Confession: I hold something of a dismissive attitude toward the whole “leadership” publishing industry, particularly as that literature gets adopted by pastors. I’m uncomfortable with the equation of strategies for profit-seeking businesses with strategies for growing churches.
That attitude, I realize, has been to my detriment. So when my PhD student friend recommended Leading Change during a recent visit, I took it as an opportunity for a fresh start with the whole “leadership” industrial complex and started reading it on the flight home.
Right away I’ve got questions.
The book lays out an eight step process for creating change in a business or organization, the first of which is to create a sense of urgency. Complacency, the book argues, will kill any push for transformation. As long as people are comfortable with the status quo, as long as people are riding on past success, as long as symbols of comfort abound, as long as the people are the top are telling a positive story, attempts to change things will be met with deadly resistance. Leaders must ramp up the urgency. They need to get rid of those symbols of comfort and stop those happy pep talks. They may even need to initiate a crisis. Anything to combat complacency.
The church application couldn’t be more clear to me here, whether you’re talking about a particular congregation, a presbytery (sorry non-Presbyterians), or a denomination. In the case of mainline protestant Christianity in North America, there’s no sense of urgency. Signs of past success are everywhere, mostly in the form of beautiful buildings. Membership is declining, but leaders are skilled at explaining that decline in terms of larger cultural forces affecting everyone, not only the church. We still have General Assemblies, and national media still cover them as matters of journalistic importance. And on the whole, we pastors are not trained to transform our churches but rather to manage them, to see them grow and endure by doing more of the same preaching and teaching and outreach, only doing it better.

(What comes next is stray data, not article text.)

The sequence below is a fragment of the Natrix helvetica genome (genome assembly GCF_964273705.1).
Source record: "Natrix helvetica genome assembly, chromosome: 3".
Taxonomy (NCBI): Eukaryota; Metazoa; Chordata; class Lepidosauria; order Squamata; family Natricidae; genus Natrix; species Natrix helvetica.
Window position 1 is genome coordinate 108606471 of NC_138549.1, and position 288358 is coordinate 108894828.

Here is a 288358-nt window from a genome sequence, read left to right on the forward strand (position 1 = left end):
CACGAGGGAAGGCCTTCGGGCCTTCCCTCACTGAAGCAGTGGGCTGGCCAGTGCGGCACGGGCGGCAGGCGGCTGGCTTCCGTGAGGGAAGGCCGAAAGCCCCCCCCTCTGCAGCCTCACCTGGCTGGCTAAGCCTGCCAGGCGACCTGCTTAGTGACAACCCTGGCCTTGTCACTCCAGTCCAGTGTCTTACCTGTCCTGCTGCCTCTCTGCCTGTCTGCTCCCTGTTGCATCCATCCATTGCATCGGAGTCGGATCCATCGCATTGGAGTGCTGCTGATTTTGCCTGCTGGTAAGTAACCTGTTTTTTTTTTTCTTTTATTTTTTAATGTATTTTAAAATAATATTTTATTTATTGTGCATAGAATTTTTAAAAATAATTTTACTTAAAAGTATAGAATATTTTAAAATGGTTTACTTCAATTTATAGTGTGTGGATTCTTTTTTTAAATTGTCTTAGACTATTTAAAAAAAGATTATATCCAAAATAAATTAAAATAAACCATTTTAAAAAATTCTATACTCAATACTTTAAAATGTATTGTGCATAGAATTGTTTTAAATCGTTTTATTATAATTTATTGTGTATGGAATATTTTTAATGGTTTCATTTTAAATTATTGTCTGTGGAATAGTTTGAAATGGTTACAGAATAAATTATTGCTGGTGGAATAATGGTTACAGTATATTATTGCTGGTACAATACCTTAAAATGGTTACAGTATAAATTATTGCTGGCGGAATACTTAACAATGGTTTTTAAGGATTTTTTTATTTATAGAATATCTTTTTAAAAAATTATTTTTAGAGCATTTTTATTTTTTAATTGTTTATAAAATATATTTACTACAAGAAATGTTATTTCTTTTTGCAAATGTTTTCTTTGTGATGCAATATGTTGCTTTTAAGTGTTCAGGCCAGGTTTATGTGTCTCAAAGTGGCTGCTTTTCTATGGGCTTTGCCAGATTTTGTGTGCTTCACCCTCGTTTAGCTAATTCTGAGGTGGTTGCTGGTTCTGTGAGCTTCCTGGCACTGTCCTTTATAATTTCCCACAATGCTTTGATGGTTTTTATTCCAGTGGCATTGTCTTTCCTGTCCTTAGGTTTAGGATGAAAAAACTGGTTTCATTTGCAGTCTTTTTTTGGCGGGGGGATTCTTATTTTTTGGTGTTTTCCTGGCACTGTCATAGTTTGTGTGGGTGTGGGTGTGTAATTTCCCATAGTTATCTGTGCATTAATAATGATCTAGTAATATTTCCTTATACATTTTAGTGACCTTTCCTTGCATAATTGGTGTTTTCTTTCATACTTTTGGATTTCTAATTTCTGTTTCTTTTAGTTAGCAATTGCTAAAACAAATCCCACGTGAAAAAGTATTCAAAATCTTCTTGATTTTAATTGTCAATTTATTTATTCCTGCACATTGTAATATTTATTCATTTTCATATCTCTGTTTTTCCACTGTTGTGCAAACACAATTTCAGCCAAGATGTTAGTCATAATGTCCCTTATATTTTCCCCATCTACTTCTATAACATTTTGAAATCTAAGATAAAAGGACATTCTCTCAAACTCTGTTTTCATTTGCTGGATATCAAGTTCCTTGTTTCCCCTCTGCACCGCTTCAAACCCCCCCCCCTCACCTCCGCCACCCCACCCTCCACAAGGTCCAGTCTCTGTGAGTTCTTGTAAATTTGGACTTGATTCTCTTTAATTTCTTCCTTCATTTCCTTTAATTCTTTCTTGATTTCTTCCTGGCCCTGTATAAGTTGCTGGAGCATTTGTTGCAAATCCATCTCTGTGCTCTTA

That this represents a lack of the urgency required to fuel change is undeniable. Mainline protestantism has distinguished itself from evangelical Christianity over the last 60 years most notably in that lack of urgency. Like it or not, evangelical churches have thrived by making church participation a matter of urgent importance for one’s salvation: if you’re not saved you’re bound for Hell. Lutherans and Presbyterians have, on the whole, said the opposite, and that’s left us with little urgent business to coerce participation.
But here’s my question: what’s the difference between complacency and contentment? Where is the line between a church or a collective of churches contentedly trusting God with its future and complacently resisting transformation God may be calling for? I asked this question on Twitter, and here were some helpful thought prompts:
What do you think? Where’s the line between Christian contentment and complacency?
2 thoughts on “Complacent or Content?”
Hey Rock, welcome to the dark side of the LIC (Leadership Industrial Complex)!
I think contentment says, “I am happy where I am right now, while working and hoping for future growth and change.”
Complacency says, “I may or may not be happy with how things are now, but I am comfortable with the status quo, and I do not want any changes. Period.”
I think contentment is an inward attitude, and complacency is an expressed behavior towards change.
St. Paul’s words in Philippians provide a good balance:
(Philippians 3:12) Not that I have already obtained all this, or have already arrived at my goal, but I press on to take hold of that for which Christ Jesus took hold of me.
(Philippians 4:12-13) I know what it is to be in need, and I know what it is to have plenty. I have learned the secret of being content in any and every situation, whether well fed or hungry, whether living in plenty or in want. I can do all this through him who gives me strength.
So in the one, he is pressing on, forging ahead. In the other, he is content. Contentment is not sitting around waiting for things to happen. But it is also not neurotic, endlessly planning and scheming and worrying about what needs to happen next.
I think most organizations trend towards complacency, the most comfort for the most people, keeping the anxiety level low, not rocking the boat.
Very helpful distinctions, Jim. Have you read Leading Change?